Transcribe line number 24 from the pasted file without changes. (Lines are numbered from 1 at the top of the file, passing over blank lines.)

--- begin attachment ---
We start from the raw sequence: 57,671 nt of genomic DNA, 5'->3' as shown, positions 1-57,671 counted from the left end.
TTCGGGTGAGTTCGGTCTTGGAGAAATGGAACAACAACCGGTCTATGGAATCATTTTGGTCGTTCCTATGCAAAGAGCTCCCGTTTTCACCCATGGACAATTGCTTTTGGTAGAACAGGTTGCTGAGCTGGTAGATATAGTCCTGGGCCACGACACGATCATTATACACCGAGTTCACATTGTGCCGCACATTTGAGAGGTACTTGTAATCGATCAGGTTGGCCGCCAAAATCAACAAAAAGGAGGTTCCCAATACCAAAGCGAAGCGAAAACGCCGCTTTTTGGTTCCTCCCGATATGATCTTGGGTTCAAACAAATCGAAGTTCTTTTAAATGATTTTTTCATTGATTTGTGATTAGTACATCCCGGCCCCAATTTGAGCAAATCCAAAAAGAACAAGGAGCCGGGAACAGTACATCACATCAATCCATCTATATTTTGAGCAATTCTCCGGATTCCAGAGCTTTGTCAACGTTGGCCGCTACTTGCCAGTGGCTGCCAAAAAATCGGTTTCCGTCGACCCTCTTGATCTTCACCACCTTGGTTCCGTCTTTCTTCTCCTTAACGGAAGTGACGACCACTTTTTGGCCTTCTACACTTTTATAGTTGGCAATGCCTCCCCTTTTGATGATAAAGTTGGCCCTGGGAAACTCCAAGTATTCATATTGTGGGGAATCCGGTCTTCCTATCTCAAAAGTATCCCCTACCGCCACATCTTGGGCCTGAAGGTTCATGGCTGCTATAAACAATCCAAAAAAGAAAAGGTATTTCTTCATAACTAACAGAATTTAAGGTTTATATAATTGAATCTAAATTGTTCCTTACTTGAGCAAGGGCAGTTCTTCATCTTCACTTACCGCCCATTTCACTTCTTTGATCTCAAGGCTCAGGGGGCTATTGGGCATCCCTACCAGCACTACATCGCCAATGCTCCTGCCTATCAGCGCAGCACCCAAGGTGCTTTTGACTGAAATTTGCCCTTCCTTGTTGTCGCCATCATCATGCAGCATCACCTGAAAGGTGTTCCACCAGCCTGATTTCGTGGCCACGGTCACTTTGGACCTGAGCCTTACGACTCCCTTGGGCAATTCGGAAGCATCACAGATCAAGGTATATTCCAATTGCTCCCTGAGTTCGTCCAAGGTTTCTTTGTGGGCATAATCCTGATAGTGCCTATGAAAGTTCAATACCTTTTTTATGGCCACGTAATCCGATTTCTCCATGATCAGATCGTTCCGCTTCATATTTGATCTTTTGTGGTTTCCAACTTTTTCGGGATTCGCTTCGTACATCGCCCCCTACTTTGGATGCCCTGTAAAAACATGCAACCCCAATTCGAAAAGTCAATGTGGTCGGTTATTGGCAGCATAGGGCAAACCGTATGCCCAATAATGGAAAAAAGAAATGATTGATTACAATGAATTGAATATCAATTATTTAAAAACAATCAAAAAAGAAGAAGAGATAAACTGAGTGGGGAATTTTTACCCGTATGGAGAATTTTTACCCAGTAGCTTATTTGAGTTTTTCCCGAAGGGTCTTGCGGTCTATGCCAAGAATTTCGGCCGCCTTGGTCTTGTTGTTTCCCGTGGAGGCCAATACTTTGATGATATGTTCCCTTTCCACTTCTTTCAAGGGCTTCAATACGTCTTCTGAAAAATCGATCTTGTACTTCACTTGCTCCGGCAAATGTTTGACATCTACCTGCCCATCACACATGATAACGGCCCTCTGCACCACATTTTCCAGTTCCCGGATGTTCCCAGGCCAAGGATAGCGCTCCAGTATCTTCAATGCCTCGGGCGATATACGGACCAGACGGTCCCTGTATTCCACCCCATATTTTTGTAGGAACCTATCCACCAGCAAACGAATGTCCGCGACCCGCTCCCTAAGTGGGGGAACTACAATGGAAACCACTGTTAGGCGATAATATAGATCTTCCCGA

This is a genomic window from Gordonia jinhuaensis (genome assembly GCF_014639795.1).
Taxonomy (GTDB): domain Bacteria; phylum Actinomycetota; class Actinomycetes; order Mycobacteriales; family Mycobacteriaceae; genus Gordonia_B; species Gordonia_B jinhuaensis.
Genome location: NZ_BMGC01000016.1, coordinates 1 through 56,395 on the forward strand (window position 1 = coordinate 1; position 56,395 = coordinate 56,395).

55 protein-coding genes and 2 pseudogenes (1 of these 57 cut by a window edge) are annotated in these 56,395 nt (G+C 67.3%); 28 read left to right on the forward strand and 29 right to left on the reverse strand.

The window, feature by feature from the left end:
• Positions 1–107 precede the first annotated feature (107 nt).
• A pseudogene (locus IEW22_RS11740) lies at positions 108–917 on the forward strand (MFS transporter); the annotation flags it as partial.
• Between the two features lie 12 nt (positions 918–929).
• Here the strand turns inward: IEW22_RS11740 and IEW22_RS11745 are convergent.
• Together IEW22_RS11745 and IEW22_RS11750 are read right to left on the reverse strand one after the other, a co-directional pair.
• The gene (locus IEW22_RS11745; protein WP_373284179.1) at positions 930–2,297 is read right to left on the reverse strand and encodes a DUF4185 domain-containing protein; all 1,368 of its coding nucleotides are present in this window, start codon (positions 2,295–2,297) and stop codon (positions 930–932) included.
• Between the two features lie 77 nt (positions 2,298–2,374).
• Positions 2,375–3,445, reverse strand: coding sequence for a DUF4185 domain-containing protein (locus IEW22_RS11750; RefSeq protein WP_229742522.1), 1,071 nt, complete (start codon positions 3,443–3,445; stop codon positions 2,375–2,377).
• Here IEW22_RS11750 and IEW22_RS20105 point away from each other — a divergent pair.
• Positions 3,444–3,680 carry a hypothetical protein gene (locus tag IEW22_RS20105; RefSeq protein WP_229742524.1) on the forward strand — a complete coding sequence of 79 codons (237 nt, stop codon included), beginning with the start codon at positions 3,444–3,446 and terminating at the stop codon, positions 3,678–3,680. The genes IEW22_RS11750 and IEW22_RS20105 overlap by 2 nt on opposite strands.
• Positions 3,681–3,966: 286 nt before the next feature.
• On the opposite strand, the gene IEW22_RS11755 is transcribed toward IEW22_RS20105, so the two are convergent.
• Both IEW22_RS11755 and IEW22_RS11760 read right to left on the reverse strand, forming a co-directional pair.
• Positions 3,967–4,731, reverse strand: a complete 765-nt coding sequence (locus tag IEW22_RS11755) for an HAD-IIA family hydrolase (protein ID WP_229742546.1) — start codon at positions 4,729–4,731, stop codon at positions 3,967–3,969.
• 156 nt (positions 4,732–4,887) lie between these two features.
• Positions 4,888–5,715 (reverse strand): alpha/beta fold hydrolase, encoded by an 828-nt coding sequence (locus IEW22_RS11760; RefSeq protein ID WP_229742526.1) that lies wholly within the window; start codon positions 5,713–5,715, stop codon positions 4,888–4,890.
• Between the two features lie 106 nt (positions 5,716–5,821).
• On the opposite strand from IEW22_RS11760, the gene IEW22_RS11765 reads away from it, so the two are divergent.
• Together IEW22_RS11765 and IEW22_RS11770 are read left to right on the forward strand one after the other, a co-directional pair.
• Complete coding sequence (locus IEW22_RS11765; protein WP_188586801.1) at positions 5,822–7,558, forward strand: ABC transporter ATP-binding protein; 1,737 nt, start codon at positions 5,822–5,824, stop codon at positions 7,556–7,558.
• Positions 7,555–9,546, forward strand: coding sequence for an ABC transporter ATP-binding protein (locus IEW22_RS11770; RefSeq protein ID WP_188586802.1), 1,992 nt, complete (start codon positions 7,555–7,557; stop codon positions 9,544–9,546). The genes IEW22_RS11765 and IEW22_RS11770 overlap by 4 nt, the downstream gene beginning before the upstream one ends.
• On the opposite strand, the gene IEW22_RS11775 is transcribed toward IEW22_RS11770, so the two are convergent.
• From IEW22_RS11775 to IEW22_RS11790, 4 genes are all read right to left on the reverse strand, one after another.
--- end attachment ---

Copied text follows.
• Between the two features lie 106 nt (positions 5,716–5,821).